Sunday night was intended to mark a new era for the Golden Globes. The Globes have long been positioned as the chaotic, boozier cousin of the Oscars—the former hasn’t always been a useful precursor for the rest of awards season, but it tends to make up for it by packing a bunch of A-listers together with an open bar. (Drunk Globes acceptance speeches are their own kind of category.) Starting this year, however, the Globes are under new management. The Hollywood Foreign Press Association—a small, select group of international entertainment journalists—was finally dissolved after years of being mired in scandal over corruption and an appalling lack of diversity within its ranks. In the HFPA’s place, the Globes were acquired by Eldridge Industries, a holding company whose properties include trade magazines like Variety and The Hollywood Reporter. As for the Globes’ new voting body—which includes some overlap with the old HFPA—it’s now made up of 300 international journalists representing 75 countries, with a greater emphasis on diversity.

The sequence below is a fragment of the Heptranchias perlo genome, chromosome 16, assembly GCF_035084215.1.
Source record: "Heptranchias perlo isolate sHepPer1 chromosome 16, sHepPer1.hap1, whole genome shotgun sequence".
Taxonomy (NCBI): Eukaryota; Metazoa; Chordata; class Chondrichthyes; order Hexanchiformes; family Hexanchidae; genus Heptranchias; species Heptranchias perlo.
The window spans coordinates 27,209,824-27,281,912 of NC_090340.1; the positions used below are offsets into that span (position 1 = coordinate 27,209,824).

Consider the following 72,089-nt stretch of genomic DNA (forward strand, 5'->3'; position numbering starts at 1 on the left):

The Globes appear to have made some meaningful changes behind the scenes, but did that translate to a new and improved ceremony? Below, we break down the biggest takeaways from the Globes, and what the awards might tell us about this year’s Oscars race.
Jo Koy Tries to Roast Oppenheimer, Bombs Accordingly
With all the bad publicity the Globes have faced in recent years, it should come as little surprise that the ceremony struggled to find someone willing to host. On December 21, the Globes finally announced an emcee in stand-up comedian Jo Koy. Having roughly two weeks to come up with material for a high-profile awards show is not my idea of celebrating the holidays, but for Koy, the upside was clear: do a good job as host, and you’ll get a significant career boost and be lauded for reigniting the dying embers of the Globes. The flip side: if Koy bombed, it would be the sort of mainstream exposure no comedian would like to be associated with. In short, uh, the latter happened.